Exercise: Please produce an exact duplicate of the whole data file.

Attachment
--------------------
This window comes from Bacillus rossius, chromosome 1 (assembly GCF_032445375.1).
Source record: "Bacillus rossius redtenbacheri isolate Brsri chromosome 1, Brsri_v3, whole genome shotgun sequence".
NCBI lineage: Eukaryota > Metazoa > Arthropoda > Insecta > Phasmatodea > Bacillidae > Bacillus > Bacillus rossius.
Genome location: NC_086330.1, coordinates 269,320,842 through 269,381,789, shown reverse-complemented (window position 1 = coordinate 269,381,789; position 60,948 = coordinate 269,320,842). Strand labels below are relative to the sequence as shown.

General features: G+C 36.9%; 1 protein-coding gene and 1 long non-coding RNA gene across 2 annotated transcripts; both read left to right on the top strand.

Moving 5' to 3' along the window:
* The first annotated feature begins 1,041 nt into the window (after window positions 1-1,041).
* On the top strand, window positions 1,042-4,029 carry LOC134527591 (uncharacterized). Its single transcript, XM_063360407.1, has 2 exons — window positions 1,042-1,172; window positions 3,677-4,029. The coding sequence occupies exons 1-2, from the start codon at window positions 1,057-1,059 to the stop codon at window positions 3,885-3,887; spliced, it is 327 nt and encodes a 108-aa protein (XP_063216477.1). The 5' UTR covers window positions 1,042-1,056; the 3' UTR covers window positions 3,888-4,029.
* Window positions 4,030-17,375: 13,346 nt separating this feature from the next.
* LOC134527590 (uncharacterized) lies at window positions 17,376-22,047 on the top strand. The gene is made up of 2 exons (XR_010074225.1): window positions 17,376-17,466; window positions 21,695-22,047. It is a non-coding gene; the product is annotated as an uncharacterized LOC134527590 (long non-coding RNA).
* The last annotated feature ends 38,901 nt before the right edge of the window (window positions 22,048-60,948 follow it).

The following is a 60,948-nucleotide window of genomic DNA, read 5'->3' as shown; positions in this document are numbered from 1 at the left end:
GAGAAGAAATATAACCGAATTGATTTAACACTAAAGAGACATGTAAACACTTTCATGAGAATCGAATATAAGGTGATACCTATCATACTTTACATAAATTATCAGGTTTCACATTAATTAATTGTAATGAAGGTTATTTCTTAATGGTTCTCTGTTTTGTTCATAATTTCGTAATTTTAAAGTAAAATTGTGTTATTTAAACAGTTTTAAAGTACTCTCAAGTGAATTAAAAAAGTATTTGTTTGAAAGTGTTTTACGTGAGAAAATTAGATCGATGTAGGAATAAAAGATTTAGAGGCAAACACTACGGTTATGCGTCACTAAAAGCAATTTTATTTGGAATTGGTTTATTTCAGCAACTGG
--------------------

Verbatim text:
This window comes from Bacillus rossius, chromosome 1 (assembly GCF_032445375.1).
Source record: "Bacillus rossius redtenbacheri isolate Brsri chromosome 1, Brsri_v3, whole genome shotgun sequence".
NCBI lineage: Eukaryota > Metazoa > Arthropoda > Insecta > Phasmatodea > Bacillidae > Bacillus > Bacillus rossius.
Genome location: NC_086330.1, coordinates 269,320,842 through 269,381,789, shown reverse-complemented (window position 1 = coordinate 269,381,789; position 60,948 = coordinate 269,320,842). Strand labels below are relative to the sequence as shown.

General features: G+C 36.9%; 1 protein-coding gene and 1 long non-coding RNA gene across 2 annotated transcripts; both read left to right on the top strand.

Moving 5' to 3' along the window:
* The first annotated feature begins 1,041 nt into the window (after window positions 1-1,041).
* On the top strand, window positions 1,042-4,029 carry LOC134527591 (uncharacterized). Its single transcript, XM_063360407.1, has 2 exons — window positions 1,042-1,172; window positions 3,677-4,029. The coding sequence occupies exons 1-2, from the start codon at window positions 1,057-1,059 to the stop codon at window positions 3,885-3,887; spliced, it is 327 nt and encodes a 108-aa protein (XP_063216477.1). The 5' UTR covers window positions 1,042-1,056; the 3' UTR covers window positions 3,888-4,029.
* Window positions 4,030-17,375: 13,346 nt separating this feature from the next.
* LOC134527590 (uncharacterized) lies at window positions 17,376-22,047 on the top strand. The gene is made up of 2 exons (XR_010074225.1): window positions 17,376-17,466; window positions 21,695-22,047. It is a non-coding gene; the product is annotated as an uncharacterized LOC134527590 (long non-coding RNA).
* The last annotated feature ends 38,901 nt before the right edge of the window (window positions 22,048-60,948 follow it).

The following is a 60,948-nucleotide window of genomic DNA, read 5'->3' as shown; positions in this document are numbered from 1 at the left end:
GAGAAGAAATATAACCGAATTGATTTAACACTAAAGAGACATGTAAACACTTTCATGAGAATCGAATATAAGGTGATACCTATCATACTTTACATAAATTATCAGGTTTCACATTAATTAATTGTAATGAAGGTTATTTCTTAATGGTTCTCTGTTTTGTTCATAATTTCGTAATTTTAAAGTAAAATTGTGTTATTTAAACAGTTTTAAAGTACTCTCAAGTGAATTAAAAAAGTATTTGTTTGAAAGTGTTTTACGTGAGAAAATTAGATCGATGTAGGAATAAAAGATTTAGAGGCAAACACTACGGTTATGCGTCACTAAAAGCAATTTTATTTGGAATTGGTTTATTTCAGCAACTGG